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This Day in Yankees History: A-Rod gets a year-long ban

The Yankees’ third baseman officially gets his 211-game suspension dropped down to 162 games on this day.

New York Yankees v Miami Marlins Photo by Mark Brown/Getty Images

Welcome to This Day in Yankees History. The New Year is upon us, and the winter hot stove continues to percolate. That being said, there has not been much movement on the Yankees’ front as of yet, so in the meantime let’s dig into the history books. These daily posts will highlight two or three key moments in Yankees history on a given date, as well as recognize players born on the day. Hope you enjoy this trip down memory lane with us!

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38 Years Ago

The Yankees and Billy Martin come to terms on an agreement that would bring the skipper back for his third stint as Yankees manager. The Yankees had seen a merry-go-round of managers go by in the 1982 season, with Bob Lemon lasting only 14 games not long after leading the team in the ‘81 World Series, Gene Michael going 44-42 in an interim stint, and then Clyde King finishing the year with a 29-33 record.

Martin came in and led the team to a respectable 91-71 record in ‘83, but that was only good enough for third in the AL East. He would be out the door again after just the one season, replaced this time by Yogi Berra. Of course, Martin would return again in ‘85, and then once more in ‘88.

20 Years Ago

David Cone leaves the Yankees for a one-year deal with the rival Red Sox, getting a guaranteed deal for between $4-5 million. The Yankees offered a more frugal $500,000 contract, willing to let the former star pitcher walk after a disastrous 2000 season where Cone pitched to a 6.91 ERA.

Still, Cone was one of the key players among the core of the ‘90s dynasty Yankees. He pitched to a 3.13 ERA and 2.98 FIP across 187 games and 1,209 13 innings. The midseason trade that brought him to New York in 1995 and his subsequent re-signing before the ‘96 season helped build the foundation for the championship runs. The 2000 season might have been rough, but his last game in pinstripes was important, as he retired Mike Piazza on a pop-up in Game 4 of the Subway Series.

Seven Years Ago

Alex Rodriguez receives a ruling from arbitrator Frederic Horowitz, reducing his 211-game suspension down to a 162-game suspension that encompasses the entire 2014 season. Horowitz essentially upheld the season-long portion of the suspension but dropped the extra games that were tacked on when the suspension was given in the middle of the 2013 season, putting an end to the lengthy Biogenesis scandal that Rodriguez was involved in.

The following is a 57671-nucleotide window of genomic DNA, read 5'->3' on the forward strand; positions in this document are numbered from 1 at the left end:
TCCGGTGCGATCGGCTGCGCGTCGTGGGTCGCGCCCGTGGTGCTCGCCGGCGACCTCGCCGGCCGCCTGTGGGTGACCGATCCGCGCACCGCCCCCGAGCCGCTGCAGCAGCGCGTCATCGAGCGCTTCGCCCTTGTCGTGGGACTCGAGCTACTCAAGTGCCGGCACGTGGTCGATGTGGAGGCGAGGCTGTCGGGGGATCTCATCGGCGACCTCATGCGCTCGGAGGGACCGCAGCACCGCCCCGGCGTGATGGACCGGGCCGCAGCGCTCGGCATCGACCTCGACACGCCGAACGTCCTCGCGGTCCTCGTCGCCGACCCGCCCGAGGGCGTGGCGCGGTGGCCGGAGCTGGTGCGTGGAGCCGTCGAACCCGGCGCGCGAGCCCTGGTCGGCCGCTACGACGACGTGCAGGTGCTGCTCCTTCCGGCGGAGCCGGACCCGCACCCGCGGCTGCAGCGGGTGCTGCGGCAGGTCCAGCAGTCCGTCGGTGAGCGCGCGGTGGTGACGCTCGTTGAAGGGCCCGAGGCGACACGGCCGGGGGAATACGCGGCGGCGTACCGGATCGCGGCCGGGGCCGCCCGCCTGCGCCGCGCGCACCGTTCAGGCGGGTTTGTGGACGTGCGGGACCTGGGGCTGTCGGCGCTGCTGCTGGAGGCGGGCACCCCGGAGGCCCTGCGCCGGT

At the time, some thought that the suspension signaled the end of Rodriguez’s career, since he had struggled with health and results for the past couple of seasons, but he wound up returning and playing — mostly as a designated hitter — in 2015. Rejuvenated after a year off, Rodriguez slugged 33 home runs, crossing the 30-homer mark for the first time since 2010. A-Rod fell off again in 2016, however, and that would be it for one of baseball’s greatest hitters.

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There are three former Yankees with birthdays today: Rico Noel, Donn Pall and Loren Babe.

Noel was a pinch-runner that appeared on the 2015 Yankees, getting into 15 games and stealing five bases while getting caught twice. He also took two official plate appearances, going 1-for-2 and scoring five times. He bounced around in the Dodgers and Astros’ systems but never again made it to the majors, so he retired with a solid 1.000 career OPS.

Pall had a respectable 12-year career in MLB entirely as a reliever, but only spent half of a season in pinstripes. He signed ahead of the 1994 season, and put up a 3.60 ERA in 26 games out of the ‘pen. Despite the decent results, the Yankees cut him ahead of the trade deadline and he ended up signing with the Cubs for the remainder of the season.

The lesser Babe appeared in 120 games over two seasons, and he played in New York for both of those seasons, but the majority of his games came with the then-Philadelphia Athletics. Babe came up in 1952 for a cup of tea, playing in 12 games and getting just 25 plate appearances. He appeared in five games at the start of the ‘53 season for the Yankees, before the Athletics purchased his contract and started him at third base. Ironically, though he would never play in the majors again, he was involved in an 11-player trade that sent him back to the Yankees after ‘53.

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We thank Baseball Reference and for providing background information for these posts.